Robert Ingersoll was a rather infamous unbeliever in the 19th century. (By the way, he had some Illinois connections, as a lawyer for a few years in Peoria.) He made speaking tours, charging a rather tidy sum, seeking to reveal what he thought was the foolishness of the Christian message. But even Ingersoll himself told of a time he was effectively silenced. "I was lecturing," he recalled, "and trying to show that the resurrection of Lazarus was probably a planned affair, to bolster the waning fortunes of Jesus. Lazarus was to take sick and ‘die.’ The girls were to bury him and send for Jesus. Lazarus was to feign death until Jesus should come and say, ‘Lazarus, come forth.’ To emphasize the situation," Ingersoll continued, "I said, ‘Can anyone tell me why Jesus said, Lazarus, come forth?’ Down by the door a little man arose and answered: ‘Yes, I can tell you. If my Lord had not said, Lazarus, he would have had the whole graveyard of Bethany coming out to him’"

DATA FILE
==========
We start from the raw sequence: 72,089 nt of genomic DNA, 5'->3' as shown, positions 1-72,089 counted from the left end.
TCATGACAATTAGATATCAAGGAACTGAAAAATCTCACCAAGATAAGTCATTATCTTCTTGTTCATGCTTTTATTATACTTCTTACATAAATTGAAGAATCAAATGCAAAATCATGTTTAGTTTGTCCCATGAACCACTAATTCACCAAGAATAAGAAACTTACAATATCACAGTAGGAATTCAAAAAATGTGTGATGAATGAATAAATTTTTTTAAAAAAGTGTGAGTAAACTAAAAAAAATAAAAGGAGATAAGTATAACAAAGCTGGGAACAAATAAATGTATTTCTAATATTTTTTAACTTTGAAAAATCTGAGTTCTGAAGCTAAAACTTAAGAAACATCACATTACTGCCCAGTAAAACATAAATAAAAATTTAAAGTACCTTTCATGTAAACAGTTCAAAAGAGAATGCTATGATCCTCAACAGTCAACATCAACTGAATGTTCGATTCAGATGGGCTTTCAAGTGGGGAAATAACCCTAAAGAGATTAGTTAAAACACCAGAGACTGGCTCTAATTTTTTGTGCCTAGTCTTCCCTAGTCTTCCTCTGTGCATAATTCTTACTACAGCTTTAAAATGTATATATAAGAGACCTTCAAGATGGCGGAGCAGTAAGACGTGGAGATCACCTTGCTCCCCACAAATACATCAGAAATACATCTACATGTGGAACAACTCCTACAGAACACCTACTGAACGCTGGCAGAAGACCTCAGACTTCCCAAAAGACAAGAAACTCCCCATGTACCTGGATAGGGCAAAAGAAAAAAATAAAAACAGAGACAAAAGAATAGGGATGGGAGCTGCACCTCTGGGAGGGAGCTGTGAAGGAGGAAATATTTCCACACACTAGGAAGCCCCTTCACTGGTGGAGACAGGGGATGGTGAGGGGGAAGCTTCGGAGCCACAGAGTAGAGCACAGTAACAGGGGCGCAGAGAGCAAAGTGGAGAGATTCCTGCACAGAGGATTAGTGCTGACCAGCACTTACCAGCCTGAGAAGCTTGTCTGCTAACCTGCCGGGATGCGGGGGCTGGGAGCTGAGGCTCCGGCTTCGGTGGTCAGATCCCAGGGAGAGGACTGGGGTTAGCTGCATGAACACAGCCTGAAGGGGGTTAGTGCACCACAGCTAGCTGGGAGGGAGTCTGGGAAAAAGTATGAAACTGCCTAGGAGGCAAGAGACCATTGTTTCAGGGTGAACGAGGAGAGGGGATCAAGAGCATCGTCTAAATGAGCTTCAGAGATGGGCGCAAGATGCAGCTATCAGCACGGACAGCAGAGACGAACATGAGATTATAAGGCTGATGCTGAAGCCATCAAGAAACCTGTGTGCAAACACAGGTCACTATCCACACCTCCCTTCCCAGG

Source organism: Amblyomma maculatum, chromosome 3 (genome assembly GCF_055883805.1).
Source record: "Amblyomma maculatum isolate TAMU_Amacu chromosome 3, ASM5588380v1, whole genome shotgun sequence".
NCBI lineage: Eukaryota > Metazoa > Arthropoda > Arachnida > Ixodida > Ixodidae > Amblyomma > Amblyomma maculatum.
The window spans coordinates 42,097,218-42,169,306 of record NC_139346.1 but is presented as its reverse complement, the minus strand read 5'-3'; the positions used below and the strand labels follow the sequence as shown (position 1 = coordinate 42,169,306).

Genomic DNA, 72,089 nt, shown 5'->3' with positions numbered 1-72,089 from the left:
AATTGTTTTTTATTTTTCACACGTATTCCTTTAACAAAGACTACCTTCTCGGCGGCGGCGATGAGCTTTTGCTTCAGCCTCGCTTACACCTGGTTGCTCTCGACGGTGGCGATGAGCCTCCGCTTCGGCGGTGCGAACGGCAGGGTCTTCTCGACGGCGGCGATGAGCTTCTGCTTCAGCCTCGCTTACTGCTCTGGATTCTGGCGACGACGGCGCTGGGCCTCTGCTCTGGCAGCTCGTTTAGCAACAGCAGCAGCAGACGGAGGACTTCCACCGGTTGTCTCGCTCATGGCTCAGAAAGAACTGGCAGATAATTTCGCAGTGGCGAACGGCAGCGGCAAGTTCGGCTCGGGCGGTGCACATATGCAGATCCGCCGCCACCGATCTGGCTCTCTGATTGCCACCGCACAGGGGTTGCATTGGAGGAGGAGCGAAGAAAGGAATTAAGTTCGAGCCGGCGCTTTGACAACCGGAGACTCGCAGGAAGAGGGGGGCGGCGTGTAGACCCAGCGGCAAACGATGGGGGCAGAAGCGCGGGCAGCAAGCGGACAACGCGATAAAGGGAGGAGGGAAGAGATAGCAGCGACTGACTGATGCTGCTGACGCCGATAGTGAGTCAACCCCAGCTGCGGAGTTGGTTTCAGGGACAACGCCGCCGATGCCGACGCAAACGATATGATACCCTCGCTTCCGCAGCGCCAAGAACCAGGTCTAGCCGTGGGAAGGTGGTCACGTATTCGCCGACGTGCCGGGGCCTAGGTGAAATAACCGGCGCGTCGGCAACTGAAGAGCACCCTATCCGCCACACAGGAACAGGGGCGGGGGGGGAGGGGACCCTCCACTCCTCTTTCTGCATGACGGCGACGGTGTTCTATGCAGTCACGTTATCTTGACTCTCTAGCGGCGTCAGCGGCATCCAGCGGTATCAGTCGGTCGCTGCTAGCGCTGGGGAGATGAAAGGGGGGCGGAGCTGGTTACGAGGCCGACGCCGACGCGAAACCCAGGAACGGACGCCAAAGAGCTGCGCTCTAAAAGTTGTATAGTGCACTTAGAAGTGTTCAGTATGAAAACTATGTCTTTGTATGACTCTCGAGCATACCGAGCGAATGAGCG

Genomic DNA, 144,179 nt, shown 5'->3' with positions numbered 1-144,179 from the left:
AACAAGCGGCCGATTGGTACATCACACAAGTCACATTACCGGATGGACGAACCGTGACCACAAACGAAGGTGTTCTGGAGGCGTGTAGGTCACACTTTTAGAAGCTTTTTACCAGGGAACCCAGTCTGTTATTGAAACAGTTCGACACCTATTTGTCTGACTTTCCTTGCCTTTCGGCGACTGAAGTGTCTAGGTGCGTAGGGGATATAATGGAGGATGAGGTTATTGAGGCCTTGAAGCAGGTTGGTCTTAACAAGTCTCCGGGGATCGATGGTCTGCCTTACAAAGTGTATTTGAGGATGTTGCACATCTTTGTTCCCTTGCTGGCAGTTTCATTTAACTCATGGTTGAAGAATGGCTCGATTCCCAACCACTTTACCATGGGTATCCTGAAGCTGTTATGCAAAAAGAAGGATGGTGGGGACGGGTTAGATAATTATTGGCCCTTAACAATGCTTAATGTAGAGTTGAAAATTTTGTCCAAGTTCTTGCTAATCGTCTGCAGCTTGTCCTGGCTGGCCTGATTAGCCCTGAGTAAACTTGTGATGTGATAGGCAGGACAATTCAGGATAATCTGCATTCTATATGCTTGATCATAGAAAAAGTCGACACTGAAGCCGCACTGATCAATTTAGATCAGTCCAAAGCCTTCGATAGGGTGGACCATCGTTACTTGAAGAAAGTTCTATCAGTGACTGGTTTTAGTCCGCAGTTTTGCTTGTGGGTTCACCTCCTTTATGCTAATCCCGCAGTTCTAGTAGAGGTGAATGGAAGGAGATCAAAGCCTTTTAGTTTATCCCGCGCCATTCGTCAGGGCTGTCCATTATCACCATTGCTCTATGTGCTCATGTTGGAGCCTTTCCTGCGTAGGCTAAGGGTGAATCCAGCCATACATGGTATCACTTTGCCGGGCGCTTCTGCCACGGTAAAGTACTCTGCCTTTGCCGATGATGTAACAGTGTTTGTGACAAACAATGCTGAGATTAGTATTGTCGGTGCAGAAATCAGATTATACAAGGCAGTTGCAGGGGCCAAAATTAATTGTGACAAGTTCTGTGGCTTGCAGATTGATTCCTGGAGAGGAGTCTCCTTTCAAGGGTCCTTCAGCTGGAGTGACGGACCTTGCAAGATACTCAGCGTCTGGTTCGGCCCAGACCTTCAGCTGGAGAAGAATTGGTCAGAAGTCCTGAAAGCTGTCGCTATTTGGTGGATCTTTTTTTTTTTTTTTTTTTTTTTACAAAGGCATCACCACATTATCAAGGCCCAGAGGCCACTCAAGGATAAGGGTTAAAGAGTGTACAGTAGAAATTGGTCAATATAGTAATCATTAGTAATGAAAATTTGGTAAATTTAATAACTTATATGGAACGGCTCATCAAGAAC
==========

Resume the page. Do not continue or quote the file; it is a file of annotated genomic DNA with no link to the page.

(quoted from Portals of Prayer, 10-12/81).